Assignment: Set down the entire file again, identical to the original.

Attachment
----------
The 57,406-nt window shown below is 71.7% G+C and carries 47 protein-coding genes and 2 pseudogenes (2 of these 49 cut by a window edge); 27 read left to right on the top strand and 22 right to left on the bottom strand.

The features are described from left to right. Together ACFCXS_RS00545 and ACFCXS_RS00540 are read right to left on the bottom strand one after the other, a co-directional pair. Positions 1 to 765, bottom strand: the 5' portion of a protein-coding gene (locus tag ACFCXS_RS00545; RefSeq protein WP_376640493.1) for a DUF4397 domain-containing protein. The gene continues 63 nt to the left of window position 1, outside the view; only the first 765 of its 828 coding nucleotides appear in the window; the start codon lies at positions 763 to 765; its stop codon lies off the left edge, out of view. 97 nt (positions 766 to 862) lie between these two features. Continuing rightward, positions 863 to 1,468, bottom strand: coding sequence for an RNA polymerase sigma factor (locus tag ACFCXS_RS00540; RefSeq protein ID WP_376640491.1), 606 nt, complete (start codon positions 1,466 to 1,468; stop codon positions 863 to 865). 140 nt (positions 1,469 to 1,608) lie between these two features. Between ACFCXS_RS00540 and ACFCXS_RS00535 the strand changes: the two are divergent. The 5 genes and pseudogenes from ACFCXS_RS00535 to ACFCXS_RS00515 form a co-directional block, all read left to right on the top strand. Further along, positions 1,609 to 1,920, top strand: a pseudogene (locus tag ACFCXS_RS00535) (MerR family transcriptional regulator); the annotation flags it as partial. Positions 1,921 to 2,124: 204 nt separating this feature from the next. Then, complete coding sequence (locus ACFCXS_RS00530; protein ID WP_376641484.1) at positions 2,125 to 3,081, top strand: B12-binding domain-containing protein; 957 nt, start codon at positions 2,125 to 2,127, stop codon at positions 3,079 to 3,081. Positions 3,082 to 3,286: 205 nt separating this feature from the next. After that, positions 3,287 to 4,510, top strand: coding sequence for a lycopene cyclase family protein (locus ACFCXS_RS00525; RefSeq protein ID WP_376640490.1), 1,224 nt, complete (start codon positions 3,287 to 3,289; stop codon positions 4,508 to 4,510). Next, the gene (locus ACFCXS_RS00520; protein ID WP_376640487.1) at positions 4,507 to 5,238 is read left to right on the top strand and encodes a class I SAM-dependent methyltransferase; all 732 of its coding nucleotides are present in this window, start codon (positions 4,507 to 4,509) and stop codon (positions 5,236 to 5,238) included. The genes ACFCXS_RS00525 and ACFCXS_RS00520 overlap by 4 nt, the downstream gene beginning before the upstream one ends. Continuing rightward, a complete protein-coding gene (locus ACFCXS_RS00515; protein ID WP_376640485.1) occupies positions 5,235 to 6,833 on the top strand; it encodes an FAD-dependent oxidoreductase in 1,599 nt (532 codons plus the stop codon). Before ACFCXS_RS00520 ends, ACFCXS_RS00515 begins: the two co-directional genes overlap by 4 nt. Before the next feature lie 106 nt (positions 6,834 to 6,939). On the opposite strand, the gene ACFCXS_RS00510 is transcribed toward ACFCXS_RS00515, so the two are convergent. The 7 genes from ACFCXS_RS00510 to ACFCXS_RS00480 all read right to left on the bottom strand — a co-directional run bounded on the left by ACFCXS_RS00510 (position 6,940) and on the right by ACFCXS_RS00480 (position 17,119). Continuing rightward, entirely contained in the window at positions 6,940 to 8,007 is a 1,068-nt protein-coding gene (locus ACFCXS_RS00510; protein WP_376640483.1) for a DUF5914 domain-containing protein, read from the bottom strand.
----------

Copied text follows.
The 57,406-nt window shown below is 71.7% G+C and carries 47 protein-coding genes and 2 pseudogenes (2 of these 49 cut by a window edge); 27 read left to right on the top strand and 22 right to left on the bottom strand.

The features are described from left to right. Together ACFCXS_RS00545 and ACFCXS_RS00540 are read right to left on the bottom strand one after the other, a co-directional pair. Positions 1 to 765, bottom strand: the 5' portion of a protein-coding gene (locus tag ACFCXS_RS00545; RefSeq protein WP_376640493.1) for a DUF4397 domain-containing protein. The gene continues 63 nt to the left of window position 1, outside the view; only the first 765 of its 828 coding nucleotides appear in the window; the start codon lies at positions 763 to 765; its stop codon lies off the left edge, out of view. 97 nt (positions 766 to 862) lie between these two features. Continuing rightward, positions 863 to 1,468, bottom strand: coding sequence for an RNA polymerase sigma factor (locus tag ACFCXS_RS00540; RefSeq protein ID WP_376640491.1), 606 nt, complete (start codon positions 1,466 to 1,468; stop codon positions 863 to 865). 140 nt (positions 1,469 to 1,608) lie between these two features. Between ACFCXS_RS00540 and ACFCXS_RS00535 the strand changes: the two are divergent. The 5 genes and pseudogenes from ACFCXS_RS00535 to ACFCXS_RS00515 form a co-directional block, all read left to right on the top strand. Further along, positions 1,609 to 1,920, top strand: a pseudogene (locus tag ACFCXS_RS00535) (MerR family transcriptional regulator); the annotation flags it as partial. Positions 1,921 to 2,124: 204 nt separating this feature from the next. Then, complete coding sequence (locus ACFCXS_RS00530; protein ID WP_376641484.1) at positions 2,125 to 3,081, top strand: B12-binding domain-containing protein; 957 nt, start codon at positions 2,125 to 2,127, stop codon at positions 3,079 to 3,081. Positions 3,082 to 3,286: 205 nt separating this feature from the next. After that, positions 3,287 to 4,510, top strand: coding sequence for a lycopene cyclase family protein (locus ACFCXS_RS00525; RefSeq protein ID WP_376640490.1), 1,224 nt, complete (start codon positions 3,287 to 3,289; stop codon positions 4,508 to 4,510). Next, the gene (locus ACFCXS_RS00520; protein ID WP_376640487.1) at positions 4,507 to 5,238 is read left to right on the top strand and encodes a class I SAM-dependent methyltransferase; all 732 of its coding nucleotides are present in this window, start codon (positions 4,507 to 4,509) and stop codon (positions 5,236 to 5,238) included. The genes ACFCXS_RS00525 and ACFCXS_RS00520 overlap by 4 nt, the downstream gene beginning before the upstream one ends. Continuing rightward, a complete protein-coding gene (locus ACFCXS_RS00515; protein ID WP_376640485.1) occupies positions 5,235 to 6,833 on the top strand; it encodes an FAD-dependent oxidoreductase in 1,599 nt (532 codons plus the stop codon). Before ACFCXS_RS00520 ends, ACFCXS_RS00515 begins: the two co-directional genes overlap by 4 nt. Before the next feature lie 106 nt (positions 6,834 to 6,939). On the opposite strand, the gene ACFCXS_RS00510 is transcribed toward ACFCXS_RS00515, so the two are convergent. The 7 genes from ACFCXS_RS00510 to ACFCXS_RS00480 all read right to left on the bottom strand — a co-directional run bounded on the left by ACFCXS_RS00510 (position 6,940) and on the right by ACFCXS_RS00480 (position 17,119). Continuing rightward, entirely contained in the window at positions 6,940 to 8,007 is a 1,068-nt protein-coding gene (locus ACFCXS_RS00510; protein WP_376640483.1) for a DUF5914 domain-containing protein, read from the bottom strand.